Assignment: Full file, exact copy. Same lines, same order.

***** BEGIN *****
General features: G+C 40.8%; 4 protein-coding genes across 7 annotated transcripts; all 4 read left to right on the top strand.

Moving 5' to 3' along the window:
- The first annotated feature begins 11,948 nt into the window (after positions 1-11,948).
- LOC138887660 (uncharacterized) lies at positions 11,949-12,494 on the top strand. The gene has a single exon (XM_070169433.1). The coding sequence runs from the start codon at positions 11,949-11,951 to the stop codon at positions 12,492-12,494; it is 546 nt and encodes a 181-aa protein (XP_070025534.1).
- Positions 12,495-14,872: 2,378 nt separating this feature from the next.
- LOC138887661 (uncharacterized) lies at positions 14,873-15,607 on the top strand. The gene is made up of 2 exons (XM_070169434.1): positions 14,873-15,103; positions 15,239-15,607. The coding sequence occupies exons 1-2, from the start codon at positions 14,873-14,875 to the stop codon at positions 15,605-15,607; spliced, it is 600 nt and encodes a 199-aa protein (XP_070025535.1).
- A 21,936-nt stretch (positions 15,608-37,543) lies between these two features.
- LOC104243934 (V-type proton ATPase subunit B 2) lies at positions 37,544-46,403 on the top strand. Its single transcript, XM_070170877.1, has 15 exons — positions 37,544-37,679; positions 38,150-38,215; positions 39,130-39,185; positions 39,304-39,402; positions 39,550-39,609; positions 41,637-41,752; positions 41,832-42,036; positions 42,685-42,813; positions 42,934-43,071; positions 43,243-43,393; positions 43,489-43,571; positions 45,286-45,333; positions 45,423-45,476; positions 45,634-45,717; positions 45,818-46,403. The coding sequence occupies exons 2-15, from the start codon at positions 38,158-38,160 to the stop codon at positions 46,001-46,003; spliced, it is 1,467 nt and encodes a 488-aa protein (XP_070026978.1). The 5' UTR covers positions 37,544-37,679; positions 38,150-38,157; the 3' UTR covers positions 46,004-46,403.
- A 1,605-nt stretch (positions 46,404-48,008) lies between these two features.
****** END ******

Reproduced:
General features: G+C 40.8%; 4 protein-coding genes across 7 annotated transcripts; all 4 read left to right on the top strand.

Moving 5' to 3' along the window:
- The first annotated feature begins 11,948 nt into the window (after positions 1-11,948).
- LOC138887660 (uncharacterized) lies at positions 11,949-12,494 on the top strand. The gene has a single exon (XM_070169433.1). The coding sequence runs from the start codon at positions 11,949-11,951 to the stop codon at positions 12,492-12,494; it is 546 nt and encodes a 181-aa protein (XP_070025534.1).
- Positions 12,495-14,872: 2,378 nt separating this feature from the next.
- LOC138887661 (uncharacterized) lies at positions 14,873-15,607 on the top strand. The gene is made up of 2 exons (XM_070169434.1): positions 14,873-15,103; positions 15,239-15,607. The coding sequence occupies exons 1-2, from the start codon at positions 14,873-14,875 to the stop codon at positions 15,605-15,607; spliced, it is 600 nt and encodes a 199-aa protein (XP_070025535.1).
- A 21,936-nt stretch (positions 15,608-37,543) lies between these two features.
- LOC104243934 (V-type proton ATPase subunit B 2) lies at positions 37,544-46,403 on the top strand. Its single transcript, XM_070170877.1, has 15 exons — positions 37,544-37,679; positions 38,150-38,215; positions 39,130-39,185; positions 39,304-39,402; positions 39,550-39,609; positions 41,637-41,752; positions 41,832-42,036; positions 42,685-42,813; positions 42,934-43,071; positions 43,243-43,393; positions 43,489-43,571; positions 45,286-45,333; positions 45,423-45,476; positions 45,634-45,717; positions 45,818-46,403. The coding sequence occupies exons 2-15, from the start codon at positions 38,158-38,160 to the stop codon at positions 46,001-46,003; spliced, it is 1,467 nt and encodes a 488-aa protein (XP_070026978.1). The 5' UTR covers positions 37,544-37,679; positions 38,150-38,157; the 3' UTR covers positions 46,004-46,403.
- A 1,605-nt stretch (positions 46,404-48,008) lies between these two features.